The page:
Further to this post, leaders from across the care sector have published an open letter in today’s Daily Telegraph calling on all political parties to work together to find a long-term solution to the funding and delivery of elderly care.
The government plans a white paper on social care reform for April and this, along with the publication of the Dilnot Commission’s inquiry into social care in the summer of last year, finally seems to be prompting proper debate.
If you’re wondering what Dilnot recommended as regards the funding of social care, the Joseph Rowntree Foundation has published a very good analysis — here.
How social care is funded is obviously of vital importance but Dilnot seems to focus on this to the exclusion of how that care is delivered. Given that 84% of social care is already delivered outside of the public sector health system, and social enterprises and third sector providers already have a significant stake in social care, the sector really should be focusing its lobbying and influencing efforts on this issue and making the case for a not-for-personal-profit delivery model.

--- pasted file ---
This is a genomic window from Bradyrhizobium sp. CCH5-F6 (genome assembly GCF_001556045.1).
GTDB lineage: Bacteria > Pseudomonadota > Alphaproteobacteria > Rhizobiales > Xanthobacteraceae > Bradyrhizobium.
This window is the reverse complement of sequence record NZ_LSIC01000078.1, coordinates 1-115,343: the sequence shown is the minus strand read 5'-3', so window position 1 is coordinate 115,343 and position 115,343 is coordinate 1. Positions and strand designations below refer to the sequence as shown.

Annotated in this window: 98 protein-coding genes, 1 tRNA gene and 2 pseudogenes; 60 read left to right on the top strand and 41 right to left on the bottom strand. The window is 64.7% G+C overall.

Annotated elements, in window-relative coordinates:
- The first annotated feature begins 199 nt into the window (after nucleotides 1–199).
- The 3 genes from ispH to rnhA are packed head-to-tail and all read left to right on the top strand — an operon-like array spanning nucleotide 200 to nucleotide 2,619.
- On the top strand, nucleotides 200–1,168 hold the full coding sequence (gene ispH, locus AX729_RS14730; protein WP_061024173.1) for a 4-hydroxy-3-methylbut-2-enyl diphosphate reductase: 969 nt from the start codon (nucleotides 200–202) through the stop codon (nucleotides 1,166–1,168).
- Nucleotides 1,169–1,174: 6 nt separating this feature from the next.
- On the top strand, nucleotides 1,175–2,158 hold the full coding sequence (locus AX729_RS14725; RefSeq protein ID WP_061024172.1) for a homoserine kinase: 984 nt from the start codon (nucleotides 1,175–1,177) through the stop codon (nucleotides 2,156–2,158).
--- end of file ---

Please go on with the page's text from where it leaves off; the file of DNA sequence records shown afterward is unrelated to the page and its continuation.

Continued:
There is a real danger that the more market-oriented care becomes, the less of a vocation it is — and the less we can assume it to be under-pinned by the values of dignity, respect and compassion that we all want to see. A model of social care based primarily on profit can’t work. Commercial, for-profit providers can only maximise their profits if they drive down the costs of care (by ensuring that care takes less time, for instance), or drive down the costs of wages. Neither is a recipe for more care and compassion. But social enterprises, by retaining more surplus in the business and taking less out in the form of owners’ profits or dividends at least in theory can unlock greater resources for care at the point of delivery.
What is really needed is for existing social enterprise and third sector providers to give real, living examples of why and how their not-for-personal-profit model works better.